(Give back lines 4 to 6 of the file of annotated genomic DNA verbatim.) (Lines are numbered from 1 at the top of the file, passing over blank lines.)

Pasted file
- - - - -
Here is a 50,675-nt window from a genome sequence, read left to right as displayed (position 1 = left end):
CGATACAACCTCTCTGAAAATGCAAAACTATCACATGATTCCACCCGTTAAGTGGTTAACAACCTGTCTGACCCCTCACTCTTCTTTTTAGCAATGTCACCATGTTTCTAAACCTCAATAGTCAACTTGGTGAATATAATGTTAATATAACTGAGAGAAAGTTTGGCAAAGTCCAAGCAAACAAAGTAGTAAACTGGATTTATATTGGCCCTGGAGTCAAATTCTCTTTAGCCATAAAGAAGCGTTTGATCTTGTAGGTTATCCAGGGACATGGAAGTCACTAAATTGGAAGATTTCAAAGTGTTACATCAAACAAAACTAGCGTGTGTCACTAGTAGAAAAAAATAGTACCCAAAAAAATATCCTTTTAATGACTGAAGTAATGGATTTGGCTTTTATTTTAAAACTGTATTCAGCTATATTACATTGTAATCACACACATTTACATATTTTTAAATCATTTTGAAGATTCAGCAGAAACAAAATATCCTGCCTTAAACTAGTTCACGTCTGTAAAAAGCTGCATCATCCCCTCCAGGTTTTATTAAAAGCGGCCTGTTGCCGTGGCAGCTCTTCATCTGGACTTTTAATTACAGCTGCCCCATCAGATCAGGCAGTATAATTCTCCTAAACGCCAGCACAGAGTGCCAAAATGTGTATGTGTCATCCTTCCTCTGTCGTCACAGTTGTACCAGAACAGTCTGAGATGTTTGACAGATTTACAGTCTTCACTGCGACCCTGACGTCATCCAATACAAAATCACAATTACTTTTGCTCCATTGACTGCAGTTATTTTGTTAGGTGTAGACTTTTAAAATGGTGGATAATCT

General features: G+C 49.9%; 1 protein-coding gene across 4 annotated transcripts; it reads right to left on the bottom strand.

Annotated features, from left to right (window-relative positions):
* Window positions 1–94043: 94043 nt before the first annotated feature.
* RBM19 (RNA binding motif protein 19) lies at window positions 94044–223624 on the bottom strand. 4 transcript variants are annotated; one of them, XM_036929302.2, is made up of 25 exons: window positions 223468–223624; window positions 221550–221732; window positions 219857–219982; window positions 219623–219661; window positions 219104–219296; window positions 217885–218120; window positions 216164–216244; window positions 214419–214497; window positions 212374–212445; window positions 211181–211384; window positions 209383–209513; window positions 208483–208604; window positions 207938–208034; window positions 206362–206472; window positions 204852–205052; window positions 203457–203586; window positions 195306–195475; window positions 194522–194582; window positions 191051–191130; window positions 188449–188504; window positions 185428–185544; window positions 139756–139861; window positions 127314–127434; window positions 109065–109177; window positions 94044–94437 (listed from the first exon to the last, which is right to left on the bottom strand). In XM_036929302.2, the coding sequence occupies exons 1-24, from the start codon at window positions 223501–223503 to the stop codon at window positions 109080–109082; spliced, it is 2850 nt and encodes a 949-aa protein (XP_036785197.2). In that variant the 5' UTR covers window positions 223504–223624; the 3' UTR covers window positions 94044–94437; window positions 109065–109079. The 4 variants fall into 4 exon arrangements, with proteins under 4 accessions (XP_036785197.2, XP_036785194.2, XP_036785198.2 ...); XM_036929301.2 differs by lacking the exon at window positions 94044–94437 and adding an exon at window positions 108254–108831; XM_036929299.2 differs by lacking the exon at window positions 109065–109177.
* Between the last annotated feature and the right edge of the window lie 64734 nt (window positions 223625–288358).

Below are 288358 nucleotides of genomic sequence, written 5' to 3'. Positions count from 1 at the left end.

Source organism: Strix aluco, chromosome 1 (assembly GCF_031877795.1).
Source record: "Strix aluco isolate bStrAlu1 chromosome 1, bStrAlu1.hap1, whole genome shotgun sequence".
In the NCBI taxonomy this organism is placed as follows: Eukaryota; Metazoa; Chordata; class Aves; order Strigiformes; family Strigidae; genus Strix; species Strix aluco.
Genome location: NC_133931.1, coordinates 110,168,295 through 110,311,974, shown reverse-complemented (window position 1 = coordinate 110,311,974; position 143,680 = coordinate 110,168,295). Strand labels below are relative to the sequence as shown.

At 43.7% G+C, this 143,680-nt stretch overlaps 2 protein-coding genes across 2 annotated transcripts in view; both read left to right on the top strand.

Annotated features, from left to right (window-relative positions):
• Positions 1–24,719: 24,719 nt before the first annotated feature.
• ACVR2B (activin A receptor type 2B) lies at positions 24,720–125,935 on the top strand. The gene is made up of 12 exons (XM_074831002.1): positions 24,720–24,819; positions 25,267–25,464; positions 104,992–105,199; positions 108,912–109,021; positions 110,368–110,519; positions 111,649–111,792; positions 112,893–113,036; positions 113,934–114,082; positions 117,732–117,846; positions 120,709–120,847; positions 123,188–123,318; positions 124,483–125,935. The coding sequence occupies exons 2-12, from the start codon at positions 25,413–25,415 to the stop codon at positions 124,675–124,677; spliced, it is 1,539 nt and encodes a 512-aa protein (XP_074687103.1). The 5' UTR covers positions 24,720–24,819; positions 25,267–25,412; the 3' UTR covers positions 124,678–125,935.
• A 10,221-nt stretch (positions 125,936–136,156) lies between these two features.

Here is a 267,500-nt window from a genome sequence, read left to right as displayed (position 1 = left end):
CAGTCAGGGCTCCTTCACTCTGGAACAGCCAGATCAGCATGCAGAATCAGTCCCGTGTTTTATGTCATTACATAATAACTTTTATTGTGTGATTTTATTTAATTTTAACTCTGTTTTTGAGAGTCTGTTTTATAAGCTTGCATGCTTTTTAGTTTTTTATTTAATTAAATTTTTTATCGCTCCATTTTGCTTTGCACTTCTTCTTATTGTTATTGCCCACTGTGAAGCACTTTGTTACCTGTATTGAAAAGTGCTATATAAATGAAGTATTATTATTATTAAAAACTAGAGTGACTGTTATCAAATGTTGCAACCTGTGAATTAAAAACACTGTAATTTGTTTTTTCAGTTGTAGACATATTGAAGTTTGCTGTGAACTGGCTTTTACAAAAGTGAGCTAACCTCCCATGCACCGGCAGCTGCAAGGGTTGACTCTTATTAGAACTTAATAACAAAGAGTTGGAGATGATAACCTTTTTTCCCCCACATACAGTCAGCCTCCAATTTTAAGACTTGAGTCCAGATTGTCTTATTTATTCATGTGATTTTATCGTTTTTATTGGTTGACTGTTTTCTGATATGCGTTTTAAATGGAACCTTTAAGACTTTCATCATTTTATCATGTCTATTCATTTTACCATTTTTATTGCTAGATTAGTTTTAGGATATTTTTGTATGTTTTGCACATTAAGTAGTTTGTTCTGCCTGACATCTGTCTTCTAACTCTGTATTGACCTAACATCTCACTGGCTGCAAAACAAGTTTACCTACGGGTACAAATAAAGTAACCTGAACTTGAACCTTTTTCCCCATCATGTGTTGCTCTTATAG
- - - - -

Annotated features, from left to right (window-relative positions):
* Window positions 1–94043: 94043 nt before the first annotated feature.
* RBM19 (RNA binding motif protein 19) lies at window positions 94044–223624 on the bottom strand. 4 transcript variants are annotated; one of them, XM_036929302.2, is made up of 25 exons: window positions 223468–223624; window positions 221550–221732; window positions 219857–219982; window positions 219623–219661; window positions 219104–219296; window positions 217885–218120; window positions 216164–216244; window positions 214419–214497; window positions 212374–212445; window positions 211181–211384; window positions 209383–209513; window positions 208483–208604; window positions 207938–208034; window positions 206362–206472; window positions 204852–205052; window positions 203457–203586; window positions 195306–195475; window positions 194522–194582; window positions 191051–191130; window positions 188449–188504; window positions 185428–185544; window positions 139756–139861; window positions 127314–127434; window positions 109065–109177; window positions 94044–94437 (listed from the first exon to the last, which is right to left on the bottom strand). In XM_036929302.2, the coding sequence occupies exons 1-24, from the start codon at window positions 223501–223503 to the stop codon at window positions 109080–109082; spliced, it is 2850 nt and encodes a 949-aa protein (XP_036785197.2). In that variant the 5' UTR covers window positions 223504–223624; the 3' UTR covers window positions 94044–94437; window positions 109065–109079. The 4 variants fall into 4 exon arrangements, with proteins under 4 accessions (XP_036785197.2, XP_036785194.2, XP_036785198.2 ...); XM_036929301.2 differs by lacking the exon at window positions 94044–94437 and adding an exon at window positions 108254–108831; XM_036929299.2 differs by lacking the exon at window positions 109065–109177.